Image Credit: Rah Petherbridge
The idea that one of Shakespeare’s greatest tragedies, Macbeth, could be pitched as a “full-of-beans farce” was a notion that intrigued me. I couldn’t envisage how the dark and wonderful Witches, or the archetypal tragic hero Macbeth could produce laughter during their menacing premonitions or soliloquies. Well, I was very much mistaken. The Handlebards, an all-female cast consisting of Kathryn Perkins, Natalie Simone and Jenny Smith performed a raucous, clever and energetic retelling of Shakespeare's Macbeth.
The multiple-role playing by the three-woman band was certainly impressive. Perkins was predominantly Macbeth whilst Simone played Lady Macbeth and Banquo. Smith took on the roles of MacDuff, Duncan, Lady MacDuff and, of course, first, second and third apparition. The laughter from the latter set the mood for the whole play.
The Handlebards who cycle across the country to deliver their take on Shakespeare’s plays, clearly travelled light. Their set consisted of a clothing rail, two scene backgrounds and four tyres; yet, despite its simplicity, such settings made it very easy to follow the plot. Bikes were also clearly influential: props including the crown were made of bike lights, bike bells became the ringing which haunted Macbeth throughout, and handlebars were used for head injuries as well as transport.
Accents were frequent and clever: from West-Country Witches to Banquo’s Scouse murderers. However, with such a myriad of accents and only three actors, understandably, some were questionable. For example, it was not until Banquo’s ghostly apparition entrance of “why aye man” that Simone’s quasi-northern accent became an interesting attempt at Geordie.
Nonetheless, on the whole, the different accents helped to create a distinction between characters and Smith’s MacDuff produced much laughter with her quintessentially Scottish declarative “Murder!”. Perhaps more Scottish accents would have been a fitting addition as it was easy to forget sometimes that Shakespeare’s play was set in Scotland. Yet, the final musical performance of the cast travelling to ‘Scone’ (Scoon) versus ‘Scone’ was a funny but useful indication of the play’s Scottish roots.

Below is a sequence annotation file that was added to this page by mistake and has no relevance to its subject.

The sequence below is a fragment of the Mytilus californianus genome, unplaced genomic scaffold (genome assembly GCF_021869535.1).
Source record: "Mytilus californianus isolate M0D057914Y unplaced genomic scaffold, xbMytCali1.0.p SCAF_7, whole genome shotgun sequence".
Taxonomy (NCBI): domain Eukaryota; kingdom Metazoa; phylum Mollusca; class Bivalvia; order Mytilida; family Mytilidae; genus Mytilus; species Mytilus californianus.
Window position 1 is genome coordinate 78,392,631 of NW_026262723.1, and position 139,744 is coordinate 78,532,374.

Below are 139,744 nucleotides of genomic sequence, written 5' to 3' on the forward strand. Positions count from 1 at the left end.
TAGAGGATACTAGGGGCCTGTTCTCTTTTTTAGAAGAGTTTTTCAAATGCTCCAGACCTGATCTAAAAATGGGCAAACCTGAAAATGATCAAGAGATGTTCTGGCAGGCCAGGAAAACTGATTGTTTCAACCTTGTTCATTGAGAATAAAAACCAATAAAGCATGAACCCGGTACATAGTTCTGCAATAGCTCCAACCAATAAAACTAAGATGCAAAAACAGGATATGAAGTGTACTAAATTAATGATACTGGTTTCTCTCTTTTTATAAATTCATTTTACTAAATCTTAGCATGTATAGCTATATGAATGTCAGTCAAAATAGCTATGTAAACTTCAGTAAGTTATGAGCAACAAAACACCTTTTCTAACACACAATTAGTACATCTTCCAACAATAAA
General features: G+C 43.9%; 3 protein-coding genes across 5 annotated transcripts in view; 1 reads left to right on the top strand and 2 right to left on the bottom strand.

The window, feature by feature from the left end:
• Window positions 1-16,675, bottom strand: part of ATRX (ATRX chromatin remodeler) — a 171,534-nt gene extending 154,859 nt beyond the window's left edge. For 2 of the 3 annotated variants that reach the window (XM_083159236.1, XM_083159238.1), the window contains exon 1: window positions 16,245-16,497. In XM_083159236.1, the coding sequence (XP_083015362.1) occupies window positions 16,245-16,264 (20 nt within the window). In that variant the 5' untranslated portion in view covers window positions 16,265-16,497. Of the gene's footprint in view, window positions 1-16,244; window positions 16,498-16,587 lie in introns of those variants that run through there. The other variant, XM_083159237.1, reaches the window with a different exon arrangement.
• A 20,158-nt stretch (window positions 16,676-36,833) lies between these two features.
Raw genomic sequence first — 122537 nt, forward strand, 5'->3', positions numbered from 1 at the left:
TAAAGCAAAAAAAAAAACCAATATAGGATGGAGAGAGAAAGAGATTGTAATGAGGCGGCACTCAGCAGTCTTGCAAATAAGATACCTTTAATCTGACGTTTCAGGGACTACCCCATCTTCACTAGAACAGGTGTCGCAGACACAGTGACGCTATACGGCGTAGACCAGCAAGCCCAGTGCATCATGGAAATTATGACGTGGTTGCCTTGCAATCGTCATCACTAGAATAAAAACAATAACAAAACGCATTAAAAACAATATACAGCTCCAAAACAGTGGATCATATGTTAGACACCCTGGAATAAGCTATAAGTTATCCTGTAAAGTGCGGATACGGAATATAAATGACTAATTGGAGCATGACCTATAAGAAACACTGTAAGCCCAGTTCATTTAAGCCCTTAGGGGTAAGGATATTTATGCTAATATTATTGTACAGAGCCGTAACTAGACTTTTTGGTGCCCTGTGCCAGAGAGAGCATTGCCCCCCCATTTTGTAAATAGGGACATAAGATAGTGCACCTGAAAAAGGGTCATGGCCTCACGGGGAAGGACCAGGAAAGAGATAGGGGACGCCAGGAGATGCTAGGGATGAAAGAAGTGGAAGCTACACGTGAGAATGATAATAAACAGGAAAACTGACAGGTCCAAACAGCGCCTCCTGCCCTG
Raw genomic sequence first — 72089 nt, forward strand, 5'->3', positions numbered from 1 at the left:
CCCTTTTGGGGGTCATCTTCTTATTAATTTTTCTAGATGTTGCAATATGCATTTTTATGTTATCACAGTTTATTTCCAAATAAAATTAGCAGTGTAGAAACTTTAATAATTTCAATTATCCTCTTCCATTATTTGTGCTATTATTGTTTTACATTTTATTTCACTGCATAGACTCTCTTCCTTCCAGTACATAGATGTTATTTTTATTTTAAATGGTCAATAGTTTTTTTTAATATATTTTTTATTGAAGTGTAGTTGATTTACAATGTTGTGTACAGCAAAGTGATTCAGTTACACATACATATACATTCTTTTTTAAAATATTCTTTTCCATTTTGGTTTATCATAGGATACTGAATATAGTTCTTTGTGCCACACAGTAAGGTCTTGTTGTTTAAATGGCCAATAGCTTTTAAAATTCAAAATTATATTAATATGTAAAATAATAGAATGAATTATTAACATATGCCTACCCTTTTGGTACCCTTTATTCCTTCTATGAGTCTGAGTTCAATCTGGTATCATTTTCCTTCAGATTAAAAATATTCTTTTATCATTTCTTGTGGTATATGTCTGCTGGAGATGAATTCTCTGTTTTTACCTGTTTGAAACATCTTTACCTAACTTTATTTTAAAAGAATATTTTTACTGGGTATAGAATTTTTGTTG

Overall, the play certainly lived up to its expectation of farce as the whole audience were in constant giggles. The play utilised some of Shakespeare’s most potent lines and added humour, marking their importance. For example, in Macbeth’s infamous “Is this a dagger which I see before me?” Kathryn Perkins, who played Macbeth, quite literally got a headpiece with a dagger plonked upon her head and there was much laughter.
Acutely aware of its matriarchal acting presence, the performance also poked much fun at the inherent masculinity of the play. In one scene, on the way to Inverness (Macbeth’s castle), Macbeth and Banquo took a quick pit stop at the service station to relieve themselves. What followed was much crotch-scratching, phallic jokes and gruff noises, all leading to much mirth.
In spite of some crude jokes, others poignantly referenced the pandemic which we continue to endure. The show should have premiered back in April 2020, but with the world shutting down it instead came to York Theatre Royal on 25 January 2021. The use of hand-sanitiser in Lady Macbeth’s “Out, damned spot!” speech was particularly effective, and the executioner’s brutal guillotine skills were excused by the fact he had been working from home for a year- both scenes had the audience laughing out loud.
If you are wondering whether the production will upset the Shakespearian sticklers, then you are absolutely right. Yet, I think there is an ingenuity in how The Handlebards can take such an intense tragedy and make it not only accessible, but light-hearted and engaging for all ages.
The Handlebards are due to tour again this year, and so you can catch their latest production of Twelfth Night in Summer 2022.